There was a tree. There was a sock. There was a man of God.

Nothing I can say in this post will make any sense outside of the context, so all I can do is point you to AKMA’s most recent trip report from Oxford, no less.

You see, there was this tree, with this sock in it…

(BTW AKMA, I am glad you’re okay, and I hope you don’t mind the giggles. But…I can’t help it.)


FOAF:knows a clarification

Recovered from the Wayback Machine.

Dan Brickley just came out with a why there’s a foaf:knows but not a foaf:friend. The better explanation occurs in the comments:

Because the concepts of ‘knowing’, ‘knowing well’, ‘friend’ etc. are both slippery and because people vary (personality, use of language etc.) in how they’re comfortable using those concepts, you get into situations such as X’s foaf file says that X has friends Y, and Z whereas Y’s foaf says X is ‘just’ a knows or knowsWell (knowsWell being particularly awkward as it suggests significant familiarity without affection, ie. no “would like to know better” wiggleroom). Z’s foaf might list neither as friends, and risk being taken (despite ommission not implying negation in RDF or FOAF) as suggesting that Z doesn’t consider either X or Y to be friends. Although Z might protest that the absence of a claim from a FOAF file is consistent with it still being true, X and Y could fairly counter-protest that Z could have made the effort to mention them since they made the effort to mention him/her. And so on…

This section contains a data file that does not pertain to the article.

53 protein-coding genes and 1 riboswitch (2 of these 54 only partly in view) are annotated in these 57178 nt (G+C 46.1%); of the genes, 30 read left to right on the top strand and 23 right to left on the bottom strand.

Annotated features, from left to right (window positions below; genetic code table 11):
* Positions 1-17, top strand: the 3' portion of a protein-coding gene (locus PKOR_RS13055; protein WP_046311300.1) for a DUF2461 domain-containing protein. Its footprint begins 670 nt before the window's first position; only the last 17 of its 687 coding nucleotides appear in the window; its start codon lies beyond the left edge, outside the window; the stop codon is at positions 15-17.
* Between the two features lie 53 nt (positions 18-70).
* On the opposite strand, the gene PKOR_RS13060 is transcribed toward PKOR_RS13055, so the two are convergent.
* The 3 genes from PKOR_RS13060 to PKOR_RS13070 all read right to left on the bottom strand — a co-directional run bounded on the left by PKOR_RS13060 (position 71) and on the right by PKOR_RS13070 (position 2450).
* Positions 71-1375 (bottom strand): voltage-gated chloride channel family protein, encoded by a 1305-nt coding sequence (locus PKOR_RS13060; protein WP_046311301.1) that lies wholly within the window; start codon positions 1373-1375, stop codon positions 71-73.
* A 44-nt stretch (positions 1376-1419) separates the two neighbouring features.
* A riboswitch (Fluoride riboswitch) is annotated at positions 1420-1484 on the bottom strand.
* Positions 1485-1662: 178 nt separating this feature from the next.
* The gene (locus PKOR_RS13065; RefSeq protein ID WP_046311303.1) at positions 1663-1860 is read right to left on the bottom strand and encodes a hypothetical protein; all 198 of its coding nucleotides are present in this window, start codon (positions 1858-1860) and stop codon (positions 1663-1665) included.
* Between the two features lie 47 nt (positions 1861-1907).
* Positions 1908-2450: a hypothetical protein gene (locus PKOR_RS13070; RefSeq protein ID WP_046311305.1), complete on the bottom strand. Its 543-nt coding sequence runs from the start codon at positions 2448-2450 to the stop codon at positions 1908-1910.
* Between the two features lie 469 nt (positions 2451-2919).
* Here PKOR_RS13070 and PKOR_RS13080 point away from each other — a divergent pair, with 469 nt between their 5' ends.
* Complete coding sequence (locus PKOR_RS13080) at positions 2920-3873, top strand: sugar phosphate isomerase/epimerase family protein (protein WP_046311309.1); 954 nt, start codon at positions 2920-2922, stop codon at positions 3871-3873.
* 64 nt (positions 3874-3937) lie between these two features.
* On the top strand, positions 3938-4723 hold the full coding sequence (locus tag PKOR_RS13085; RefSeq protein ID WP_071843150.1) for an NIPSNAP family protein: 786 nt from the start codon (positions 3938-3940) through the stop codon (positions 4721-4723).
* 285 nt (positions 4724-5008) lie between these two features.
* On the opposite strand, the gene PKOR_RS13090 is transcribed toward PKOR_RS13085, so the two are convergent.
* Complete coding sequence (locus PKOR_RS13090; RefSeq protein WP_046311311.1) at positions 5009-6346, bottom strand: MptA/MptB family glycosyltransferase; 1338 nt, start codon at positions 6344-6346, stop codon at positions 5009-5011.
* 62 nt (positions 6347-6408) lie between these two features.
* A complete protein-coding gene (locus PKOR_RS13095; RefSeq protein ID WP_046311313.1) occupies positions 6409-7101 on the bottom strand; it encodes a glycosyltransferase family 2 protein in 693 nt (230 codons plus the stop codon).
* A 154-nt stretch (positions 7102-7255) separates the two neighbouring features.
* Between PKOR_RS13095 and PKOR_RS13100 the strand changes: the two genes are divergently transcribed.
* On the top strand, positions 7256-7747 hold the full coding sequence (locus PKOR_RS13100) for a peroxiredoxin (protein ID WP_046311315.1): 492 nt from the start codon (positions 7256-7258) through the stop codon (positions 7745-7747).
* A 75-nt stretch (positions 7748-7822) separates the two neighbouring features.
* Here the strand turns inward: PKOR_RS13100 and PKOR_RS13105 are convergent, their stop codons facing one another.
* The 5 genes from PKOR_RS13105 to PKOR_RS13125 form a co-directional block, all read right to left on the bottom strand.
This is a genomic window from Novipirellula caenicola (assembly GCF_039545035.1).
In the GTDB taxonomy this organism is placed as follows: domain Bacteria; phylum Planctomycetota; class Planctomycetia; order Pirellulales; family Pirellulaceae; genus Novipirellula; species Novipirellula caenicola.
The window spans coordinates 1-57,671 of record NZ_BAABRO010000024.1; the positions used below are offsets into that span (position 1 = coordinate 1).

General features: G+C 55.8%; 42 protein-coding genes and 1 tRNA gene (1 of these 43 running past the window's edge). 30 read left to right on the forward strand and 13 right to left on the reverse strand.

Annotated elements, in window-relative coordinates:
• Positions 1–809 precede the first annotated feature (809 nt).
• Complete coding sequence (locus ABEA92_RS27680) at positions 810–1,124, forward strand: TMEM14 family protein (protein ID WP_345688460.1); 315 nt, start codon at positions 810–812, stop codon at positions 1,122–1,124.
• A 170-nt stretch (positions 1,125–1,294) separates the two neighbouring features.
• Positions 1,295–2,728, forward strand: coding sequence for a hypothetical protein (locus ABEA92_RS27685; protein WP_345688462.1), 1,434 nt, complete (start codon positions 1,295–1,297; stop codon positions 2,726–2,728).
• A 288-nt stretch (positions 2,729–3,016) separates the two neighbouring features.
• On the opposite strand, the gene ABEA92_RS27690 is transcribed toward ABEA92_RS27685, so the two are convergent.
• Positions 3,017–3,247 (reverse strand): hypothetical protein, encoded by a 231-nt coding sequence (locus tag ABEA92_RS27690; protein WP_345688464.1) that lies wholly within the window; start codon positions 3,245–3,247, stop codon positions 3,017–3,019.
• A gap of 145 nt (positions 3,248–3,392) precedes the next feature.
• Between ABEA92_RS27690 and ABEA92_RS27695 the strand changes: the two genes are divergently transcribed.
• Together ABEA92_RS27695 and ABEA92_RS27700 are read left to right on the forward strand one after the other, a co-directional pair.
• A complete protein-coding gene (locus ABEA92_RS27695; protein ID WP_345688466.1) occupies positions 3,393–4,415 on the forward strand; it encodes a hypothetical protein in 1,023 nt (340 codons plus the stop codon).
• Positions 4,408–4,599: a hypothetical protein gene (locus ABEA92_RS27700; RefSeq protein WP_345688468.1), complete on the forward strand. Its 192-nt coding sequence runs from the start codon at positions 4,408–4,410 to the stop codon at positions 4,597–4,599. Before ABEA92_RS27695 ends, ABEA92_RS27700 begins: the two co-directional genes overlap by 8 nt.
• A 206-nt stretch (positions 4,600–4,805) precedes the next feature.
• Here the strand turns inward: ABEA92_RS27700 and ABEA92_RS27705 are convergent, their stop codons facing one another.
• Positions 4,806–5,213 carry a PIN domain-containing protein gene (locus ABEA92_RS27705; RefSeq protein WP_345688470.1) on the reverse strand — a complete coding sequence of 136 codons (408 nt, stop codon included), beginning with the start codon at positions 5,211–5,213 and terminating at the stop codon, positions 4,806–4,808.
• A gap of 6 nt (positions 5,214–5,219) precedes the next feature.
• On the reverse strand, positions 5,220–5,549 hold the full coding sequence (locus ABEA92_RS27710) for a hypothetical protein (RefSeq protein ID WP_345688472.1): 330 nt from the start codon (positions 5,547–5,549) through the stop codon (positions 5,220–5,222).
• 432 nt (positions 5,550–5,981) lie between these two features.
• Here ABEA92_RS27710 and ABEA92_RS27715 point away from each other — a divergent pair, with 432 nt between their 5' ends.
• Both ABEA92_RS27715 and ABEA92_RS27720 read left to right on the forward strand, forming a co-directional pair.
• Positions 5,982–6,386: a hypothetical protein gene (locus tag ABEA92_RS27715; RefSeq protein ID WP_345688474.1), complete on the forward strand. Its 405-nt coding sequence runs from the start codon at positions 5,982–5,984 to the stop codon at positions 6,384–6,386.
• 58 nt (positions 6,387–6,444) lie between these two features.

You see similar economies of expected reciprocation in closed-world systems like Friendster or LinkedIn, especially where they offer endorsement and commenting facilities. Not something to blunder into with FOAF without some careful thought, so we retreated to the safer ground of ‘foaf:knows’.

Glad, am I, that Dan came out with this.